The Civil War and its aftermath greatly affected Brazos County. War halted progress of the Houston & Texas Central Railway and made Millican a boomtown. After the war, the railroad created a new town, Bryan City, and brought a need for men and women to build up the new settlement. Bryan City Cemetery is the final resting place of at least 161 Confederate veterans who settled here to help the city develop. Many of their stories intersect in life and in death. Milton Walker Sims, Sr., aide-de-camp on Gen. Paul O. Hebert’s staff, was later given command of his own cavalry regiment. Col. Sims is the highest-ranking Confederate officer in the cemetery. Guy Morrison Bryan, Jr. opened the First National Bank of Bryan (1886) and created the Brazos River Bridge Co. (1896) to erect the first steel bridge over the waterway. Milton Parker, who fought at Shiloh and Vicksburg, was active in commerce, banking and real estate, acquiring vast land holdings in the Brazos River bottoms. William Edward Saunders founded the city’s Commercial Club and was the last Confederate veteran buried here. Briscoe Gerard Baldwin, Jr., Chief of Ordnance for the Army of Northern Virginia, came to Texas to operate a stage line from San Antonio to El Paso, then was superintendent of Brazos County schools. Henry Bates Stoddard was president of Texas Cattle Raisers Association (1887) and, as Brig. Gen. in the Texas Volunteer Guard, presided over ceremonies dedicating the new capitol building in Austin (1888). Many Confederate veterans were early faculty and staff of the Agricultural & Mechanical College of Texas (later Texas A&M), including William Adam Banks, Dr. David P. Smythe, William Bringhurst and Bernard Sbisa. These men with a common bond in war banded together for the common good and progress of their city and state.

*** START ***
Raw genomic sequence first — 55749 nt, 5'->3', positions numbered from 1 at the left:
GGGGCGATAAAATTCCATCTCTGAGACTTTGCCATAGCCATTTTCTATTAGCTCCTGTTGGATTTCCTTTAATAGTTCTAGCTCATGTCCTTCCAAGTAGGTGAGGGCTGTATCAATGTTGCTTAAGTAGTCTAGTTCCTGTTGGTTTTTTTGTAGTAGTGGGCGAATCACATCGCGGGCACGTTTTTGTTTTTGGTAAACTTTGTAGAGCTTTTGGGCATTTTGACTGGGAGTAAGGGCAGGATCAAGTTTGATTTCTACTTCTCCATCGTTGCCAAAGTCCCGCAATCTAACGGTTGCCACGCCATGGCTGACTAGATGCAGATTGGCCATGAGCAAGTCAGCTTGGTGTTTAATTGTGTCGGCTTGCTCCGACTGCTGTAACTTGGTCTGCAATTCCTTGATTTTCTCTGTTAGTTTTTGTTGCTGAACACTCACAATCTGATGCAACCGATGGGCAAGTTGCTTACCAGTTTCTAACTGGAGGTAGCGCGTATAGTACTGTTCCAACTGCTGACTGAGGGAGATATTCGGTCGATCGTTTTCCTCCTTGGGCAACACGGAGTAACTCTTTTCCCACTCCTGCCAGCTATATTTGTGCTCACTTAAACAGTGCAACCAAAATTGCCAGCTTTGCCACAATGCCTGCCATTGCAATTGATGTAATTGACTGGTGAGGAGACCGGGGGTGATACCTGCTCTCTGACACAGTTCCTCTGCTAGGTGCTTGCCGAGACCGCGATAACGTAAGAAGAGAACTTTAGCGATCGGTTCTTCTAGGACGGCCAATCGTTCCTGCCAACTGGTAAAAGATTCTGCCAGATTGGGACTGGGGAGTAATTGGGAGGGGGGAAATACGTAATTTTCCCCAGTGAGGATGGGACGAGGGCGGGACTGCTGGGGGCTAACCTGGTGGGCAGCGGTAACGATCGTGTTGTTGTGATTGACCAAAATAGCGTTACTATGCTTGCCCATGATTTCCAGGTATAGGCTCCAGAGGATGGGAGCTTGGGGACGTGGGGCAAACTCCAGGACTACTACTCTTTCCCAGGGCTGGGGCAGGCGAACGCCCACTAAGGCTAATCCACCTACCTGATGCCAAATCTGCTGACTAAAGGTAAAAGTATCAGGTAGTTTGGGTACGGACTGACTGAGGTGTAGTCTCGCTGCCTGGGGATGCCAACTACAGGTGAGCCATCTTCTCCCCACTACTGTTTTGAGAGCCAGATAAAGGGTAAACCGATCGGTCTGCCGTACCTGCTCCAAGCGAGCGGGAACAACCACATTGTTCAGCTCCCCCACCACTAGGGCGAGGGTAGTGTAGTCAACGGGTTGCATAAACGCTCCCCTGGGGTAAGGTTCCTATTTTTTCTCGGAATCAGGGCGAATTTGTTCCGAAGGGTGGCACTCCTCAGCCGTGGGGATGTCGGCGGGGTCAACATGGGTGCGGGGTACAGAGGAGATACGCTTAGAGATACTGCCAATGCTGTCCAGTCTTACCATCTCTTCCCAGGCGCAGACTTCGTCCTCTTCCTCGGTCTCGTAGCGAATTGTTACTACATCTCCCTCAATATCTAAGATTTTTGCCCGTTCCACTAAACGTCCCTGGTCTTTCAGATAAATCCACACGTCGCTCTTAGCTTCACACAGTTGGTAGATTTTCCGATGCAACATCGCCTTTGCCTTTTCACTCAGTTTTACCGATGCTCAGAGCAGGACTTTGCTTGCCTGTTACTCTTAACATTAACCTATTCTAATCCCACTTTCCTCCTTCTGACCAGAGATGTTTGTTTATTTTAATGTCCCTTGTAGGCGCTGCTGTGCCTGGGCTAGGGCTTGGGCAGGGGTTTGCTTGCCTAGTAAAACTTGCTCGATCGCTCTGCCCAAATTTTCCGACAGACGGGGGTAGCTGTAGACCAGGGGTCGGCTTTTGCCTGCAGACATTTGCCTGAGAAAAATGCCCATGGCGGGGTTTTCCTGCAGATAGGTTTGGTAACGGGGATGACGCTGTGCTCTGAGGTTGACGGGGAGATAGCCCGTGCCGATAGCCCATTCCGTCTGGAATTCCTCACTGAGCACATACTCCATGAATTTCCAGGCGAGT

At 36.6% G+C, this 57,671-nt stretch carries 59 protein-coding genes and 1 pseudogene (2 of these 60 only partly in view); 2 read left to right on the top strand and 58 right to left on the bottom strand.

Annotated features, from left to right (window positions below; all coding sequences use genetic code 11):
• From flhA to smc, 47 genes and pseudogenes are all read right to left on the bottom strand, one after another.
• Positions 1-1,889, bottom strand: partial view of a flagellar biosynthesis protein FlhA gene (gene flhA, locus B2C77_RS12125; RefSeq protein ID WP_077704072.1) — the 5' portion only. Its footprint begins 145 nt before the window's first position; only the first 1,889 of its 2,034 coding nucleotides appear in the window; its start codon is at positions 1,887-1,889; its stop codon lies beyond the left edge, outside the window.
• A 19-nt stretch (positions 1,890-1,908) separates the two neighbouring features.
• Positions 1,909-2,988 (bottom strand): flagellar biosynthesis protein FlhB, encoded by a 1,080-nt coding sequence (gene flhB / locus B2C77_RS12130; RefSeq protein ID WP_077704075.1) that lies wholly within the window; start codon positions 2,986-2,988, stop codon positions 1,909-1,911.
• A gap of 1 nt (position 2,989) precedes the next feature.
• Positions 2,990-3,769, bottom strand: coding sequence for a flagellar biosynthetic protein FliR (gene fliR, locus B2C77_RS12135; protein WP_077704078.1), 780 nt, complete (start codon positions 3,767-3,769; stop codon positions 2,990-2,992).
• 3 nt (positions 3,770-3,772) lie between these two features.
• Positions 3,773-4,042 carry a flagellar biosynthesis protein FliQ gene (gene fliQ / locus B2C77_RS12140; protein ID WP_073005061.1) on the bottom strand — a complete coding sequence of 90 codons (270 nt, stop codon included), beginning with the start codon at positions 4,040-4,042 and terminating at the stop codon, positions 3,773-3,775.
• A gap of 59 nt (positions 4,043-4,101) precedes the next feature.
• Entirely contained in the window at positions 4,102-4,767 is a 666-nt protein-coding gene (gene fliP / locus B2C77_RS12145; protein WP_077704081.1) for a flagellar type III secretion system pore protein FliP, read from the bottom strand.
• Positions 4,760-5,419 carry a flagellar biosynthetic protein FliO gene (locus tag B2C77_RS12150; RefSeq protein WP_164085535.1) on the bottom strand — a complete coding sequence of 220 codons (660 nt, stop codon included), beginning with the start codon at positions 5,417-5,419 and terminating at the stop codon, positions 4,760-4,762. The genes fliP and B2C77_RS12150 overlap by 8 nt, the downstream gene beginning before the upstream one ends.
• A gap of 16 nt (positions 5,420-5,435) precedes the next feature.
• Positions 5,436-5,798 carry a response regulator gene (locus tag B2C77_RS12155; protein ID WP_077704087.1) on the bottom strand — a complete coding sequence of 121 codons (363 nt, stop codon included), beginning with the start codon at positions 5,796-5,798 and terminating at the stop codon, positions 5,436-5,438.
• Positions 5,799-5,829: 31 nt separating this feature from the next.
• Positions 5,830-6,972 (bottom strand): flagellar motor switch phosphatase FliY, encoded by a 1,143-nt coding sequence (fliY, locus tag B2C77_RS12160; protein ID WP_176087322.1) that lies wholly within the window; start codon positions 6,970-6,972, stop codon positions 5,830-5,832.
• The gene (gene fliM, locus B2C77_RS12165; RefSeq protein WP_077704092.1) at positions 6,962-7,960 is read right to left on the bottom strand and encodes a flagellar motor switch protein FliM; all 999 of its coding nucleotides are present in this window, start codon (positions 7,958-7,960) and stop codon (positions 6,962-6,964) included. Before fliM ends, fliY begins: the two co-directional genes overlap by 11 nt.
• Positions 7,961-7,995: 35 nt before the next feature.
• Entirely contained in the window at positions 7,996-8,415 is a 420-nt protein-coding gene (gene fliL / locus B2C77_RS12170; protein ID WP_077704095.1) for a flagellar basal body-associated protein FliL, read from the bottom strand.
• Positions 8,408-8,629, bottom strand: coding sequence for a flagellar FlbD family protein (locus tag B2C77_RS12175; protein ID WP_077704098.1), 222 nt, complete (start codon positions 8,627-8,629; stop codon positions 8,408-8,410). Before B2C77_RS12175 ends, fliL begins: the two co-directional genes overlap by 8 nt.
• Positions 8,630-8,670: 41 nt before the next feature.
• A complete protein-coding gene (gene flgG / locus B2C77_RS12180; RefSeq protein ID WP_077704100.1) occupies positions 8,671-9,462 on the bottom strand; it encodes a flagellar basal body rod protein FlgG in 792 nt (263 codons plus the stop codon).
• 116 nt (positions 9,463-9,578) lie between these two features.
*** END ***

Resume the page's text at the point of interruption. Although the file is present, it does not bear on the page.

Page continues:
175 years of Texas independence * 1836-2011